I’m calling this post “Arduino,” but it’s really about hardware and software art. Matt Mets and the rest of the team at Blinkinlabs has created a wonderful product called the “BlinkyTile.” This is a system of pentagonal and hexagonal PCBs (printed circuit boards) with attached LEDs (light-emitting diodes). I first became interested in making art with microcontrollers and and LEDs when I attended Burning Man in 2013 and saw what a friend of my son was able to do with a string of lights and a controller that he brought to the event. I was even more excited last year when I saw some beautiful objects, including one by an engineer and maker who goes by the name of Bunnie. He created a polyhedral sculpture, the Polyhedrone, that is constructed from rhomboidal or kite-shaped PCB/LED tiles. These are assembled into a type of Catalan solid called a deltoidal hexecontahedron. The BlinkyTiles make it possible to construct small dodecahedrons, and that it what I have been working with.
The kit that Blinkinlabs sells includes a microcontroller called the LightBuddy, which come pre-programmed, but is a little hard for a novice like myself to program. It is *very* helpful, however, for getting started and also for re-programming addresses on the individual boards (which can be useful sometimes).
What I decided to do was use an Arduino Leonardo (that I originally bought for a robot), as well as an Adafruit Metro Mini (which can be programmed like an Arduino Uno). I program these with the Arduino IDE, which I learned to use when I built a some programmable LED goggles a couple of years ago. (See my previous post about this if you are interested; it actually goes into a lot of detail about setting up the programming environment, etc.)
What’s really exciting (for me, anyway), is that along the way I acquired an IR receiver module and a small hand-held remote control. I was then able to figure out how to use these to control the lights on the assembled dodecahedron.
Unfortunately, I don’t have any videos of the finished product, and won’t, until my new ir receivers come in the mail (Hint: be careful to keep your VS and the GND straight when you plug these devices into the board).
In the meantime, I do have some code to share. It’s not the most beautiful code in the world, and it’s not very well-commented, but it gets the job done, and hopefully it may be of use to someone trying to do something similar.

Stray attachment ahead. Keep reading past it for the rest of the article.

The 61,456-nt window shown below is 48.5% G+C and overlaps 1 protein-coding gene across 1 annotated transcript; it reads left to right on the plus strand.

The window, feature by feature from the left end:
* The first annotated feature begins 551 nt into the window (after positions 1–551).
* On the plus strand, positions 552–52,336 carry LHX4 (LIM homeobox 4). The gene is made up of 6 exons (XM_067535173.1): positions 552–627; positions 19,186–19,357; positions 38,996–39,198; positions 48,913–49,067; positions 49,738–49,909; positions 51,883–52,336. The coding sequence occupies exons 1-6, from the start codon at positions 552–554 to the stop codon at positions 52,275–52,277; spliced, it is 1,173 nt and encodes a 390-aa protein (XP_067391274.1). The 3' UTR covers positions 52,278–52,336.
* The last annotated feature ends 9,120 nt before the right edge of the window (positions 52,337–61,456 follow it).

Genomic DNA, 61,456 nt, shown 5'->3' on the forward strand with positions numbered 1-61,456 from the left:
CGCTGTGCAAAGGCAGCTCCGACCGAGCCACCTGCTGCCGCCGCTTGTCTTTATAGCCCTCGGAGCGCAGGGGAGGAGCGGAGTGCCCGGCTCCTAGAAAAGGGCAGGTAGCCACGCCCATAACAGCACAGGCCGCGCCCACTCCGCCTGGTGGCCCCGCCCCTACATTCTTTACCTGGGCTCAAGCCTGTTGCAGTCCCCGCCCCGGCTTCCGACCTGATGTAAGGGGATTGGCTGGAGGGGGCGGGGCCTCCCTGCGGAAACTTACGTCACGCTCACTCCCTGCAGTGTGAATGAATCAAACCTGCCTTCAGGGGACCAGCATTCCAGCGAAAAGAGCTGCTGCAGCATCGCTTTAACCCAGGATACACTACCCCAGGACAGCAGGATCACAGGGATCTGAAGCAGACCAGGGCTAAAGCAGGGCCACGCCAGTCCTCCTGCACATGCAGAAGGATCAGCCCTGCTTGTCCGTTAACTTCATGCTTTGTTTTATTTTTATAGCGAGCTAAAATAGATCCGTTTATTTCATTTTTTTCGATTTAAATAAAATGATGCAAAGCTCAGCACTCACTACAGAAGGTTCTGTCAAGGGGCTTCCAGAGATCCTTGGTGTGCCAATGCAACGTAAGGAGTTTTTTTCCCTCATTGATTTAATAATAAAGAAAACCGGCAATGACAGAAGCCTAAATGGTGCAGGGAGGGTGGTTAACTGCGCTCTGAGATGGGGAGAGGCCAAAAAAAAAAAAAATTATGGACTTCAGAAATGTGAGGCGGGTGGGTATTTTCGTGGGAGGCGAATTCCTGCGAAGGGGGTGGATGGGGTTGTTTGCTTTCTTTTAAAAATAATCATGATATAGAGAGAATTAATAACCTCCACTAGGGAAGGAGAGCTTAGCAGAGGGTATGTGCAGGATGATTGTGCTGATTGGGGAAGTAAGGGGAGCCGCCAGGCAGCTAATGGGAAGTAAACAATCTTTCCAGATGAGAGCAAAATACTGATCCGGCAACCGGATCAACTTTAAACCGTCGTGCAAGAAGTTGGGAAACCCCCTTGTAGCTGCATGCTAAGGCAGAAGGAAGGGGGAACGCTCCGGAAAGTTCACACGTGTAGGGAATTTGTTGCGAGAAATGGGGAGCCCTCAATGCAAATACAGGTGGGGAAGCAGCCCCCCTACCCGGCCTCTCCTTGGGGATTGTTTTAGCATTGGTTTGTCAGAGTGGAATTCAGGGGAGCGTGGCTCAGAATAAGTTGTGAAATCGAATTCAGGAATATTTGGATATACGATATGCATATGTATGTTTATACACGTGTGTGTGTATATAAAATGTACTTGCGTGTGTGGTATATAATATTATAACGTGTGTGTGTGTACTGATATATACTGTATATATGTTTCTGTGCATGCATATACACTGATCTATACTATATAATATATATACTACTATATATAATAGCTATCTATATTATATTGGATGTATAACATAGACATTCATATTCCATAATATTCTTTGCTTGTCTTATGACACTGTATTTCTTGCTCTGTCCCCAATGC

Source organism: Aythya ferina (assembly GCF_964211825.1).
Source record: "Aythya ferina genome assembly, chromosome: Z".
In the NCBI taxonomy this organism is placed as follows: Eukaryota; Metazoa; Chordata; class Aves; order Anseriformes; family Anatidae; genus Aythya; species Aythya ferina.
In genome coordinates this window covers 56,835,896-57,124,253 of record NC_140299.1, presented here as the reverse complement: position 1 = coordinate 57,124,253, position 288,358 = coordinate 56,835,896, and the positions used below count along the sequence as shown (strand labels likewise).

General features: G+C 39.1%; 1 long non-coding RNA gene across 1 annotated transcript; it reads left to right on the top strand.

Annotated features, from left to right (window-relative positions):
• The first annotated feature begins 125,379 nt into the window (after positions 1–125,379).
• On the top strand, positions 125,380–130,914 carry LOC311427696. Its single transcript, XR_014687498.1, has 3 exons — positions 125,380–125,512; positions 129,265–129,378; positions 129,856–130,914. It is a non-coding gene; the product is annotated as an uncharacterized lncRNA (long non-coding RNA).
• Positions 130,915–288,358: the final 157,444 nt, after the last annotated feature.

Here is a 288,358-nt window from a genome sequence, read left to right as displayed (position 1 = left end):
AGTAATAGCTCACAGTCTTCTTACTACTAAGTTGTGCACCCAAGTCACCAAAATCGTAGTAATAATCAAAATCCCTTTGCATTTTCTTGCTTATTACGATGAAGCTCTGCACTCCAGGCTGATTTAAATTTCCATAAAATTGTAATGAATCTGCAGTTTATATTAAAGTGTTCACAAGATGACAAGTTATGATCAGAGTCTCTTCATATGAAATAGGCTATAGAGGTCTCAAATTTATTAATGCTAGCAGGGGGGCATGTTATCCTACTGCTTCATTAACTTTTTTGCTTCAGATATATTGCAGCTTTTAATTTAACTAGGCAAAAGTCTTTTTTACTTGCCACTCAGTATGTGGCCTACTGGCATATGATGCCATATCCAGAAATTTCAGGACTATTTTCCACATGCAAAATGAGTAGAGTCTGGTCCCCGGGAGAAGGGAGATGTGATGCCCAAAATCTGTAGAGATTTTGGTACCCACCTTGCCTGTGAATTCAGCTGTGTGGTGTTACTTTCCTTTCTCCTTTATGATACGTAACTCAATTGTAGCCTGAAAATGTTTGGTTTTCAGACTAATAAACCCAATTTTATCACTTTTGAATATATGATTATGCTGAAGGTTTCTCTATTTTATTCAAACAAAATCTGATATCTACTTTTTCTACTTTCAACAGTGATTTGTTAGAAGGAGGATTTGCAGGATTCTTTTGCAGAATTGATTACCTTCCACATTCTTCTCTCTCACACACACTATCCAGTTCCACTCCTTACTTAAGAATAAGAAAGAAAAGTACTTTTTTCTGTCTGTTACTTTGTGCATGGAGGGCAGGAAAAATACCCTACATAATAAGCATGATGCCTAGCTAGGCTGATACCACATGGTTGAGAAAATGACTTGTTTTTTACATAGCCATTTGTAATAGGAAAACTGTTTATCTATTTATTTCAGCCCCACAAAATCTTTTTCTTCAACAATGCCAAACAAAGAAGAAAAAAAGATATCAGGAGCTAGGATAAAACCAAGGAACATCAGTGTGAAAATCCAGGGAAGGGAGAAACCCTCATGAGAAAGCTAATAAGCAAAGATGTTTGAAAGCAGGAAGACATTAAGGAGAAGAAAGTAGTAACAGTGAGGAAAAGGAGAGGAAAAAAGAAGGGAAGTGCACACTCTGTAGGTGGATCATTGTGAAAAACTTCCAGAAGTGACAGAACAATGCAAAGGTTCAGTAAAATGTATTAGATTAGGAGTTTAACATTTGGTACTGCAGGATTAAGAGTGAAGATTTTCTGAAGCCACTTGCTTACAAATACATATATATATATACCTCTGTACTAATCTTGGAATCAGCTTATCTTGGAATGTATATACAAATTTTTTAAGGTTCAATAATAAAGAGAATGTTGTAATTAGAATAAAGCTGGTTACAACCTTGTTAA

I need to give credit where credit is due, particularly to Daniel Garcia and Mark Kriegsman of the FastLED Project, and Chris Young, the creator of IRLib2. I borrowed and re-worked some of the code they provided, which saved me a great deal of time. Chris Young also has a great tutorial on IR communication at the Adafruit web site, which was invaluable.
I’m attaching a photo of the set-up I’ve been using, just to give people an idea of what I’m talking about (and see the elegant beauty of the BlinkyTiles themselves). Notice that in this photo the IR receiver is *not* connected.
There are a number of technical considerations regarding total current and power when you start adding larger numbers of LEDs. I’ll just mention that it’s generally a good idea, IMHO, to limit the current to each LED to no more than 7mA, which is about a third of the maximum current draw. (I actually have been keeping it down to as little 2.35mA, which is an RGB value of 30, with good results.) This will help simplify current/power considerations for small projects. Note that each of the LED modules at the center of a PCB tile is actually a combination of 3 LEDs (1 blue, 1 red, 1 green), making for a total of 12 X 3 = 36 LEDs altogether for each 12-sided dodecahedron. This all really makes a lot more sense when you just start building and using these things. I plan to be at the Raspberry (Pi) Jam in Seattle on August 8 and will try to bring some, so, hopefully, if you want to, you can see them there.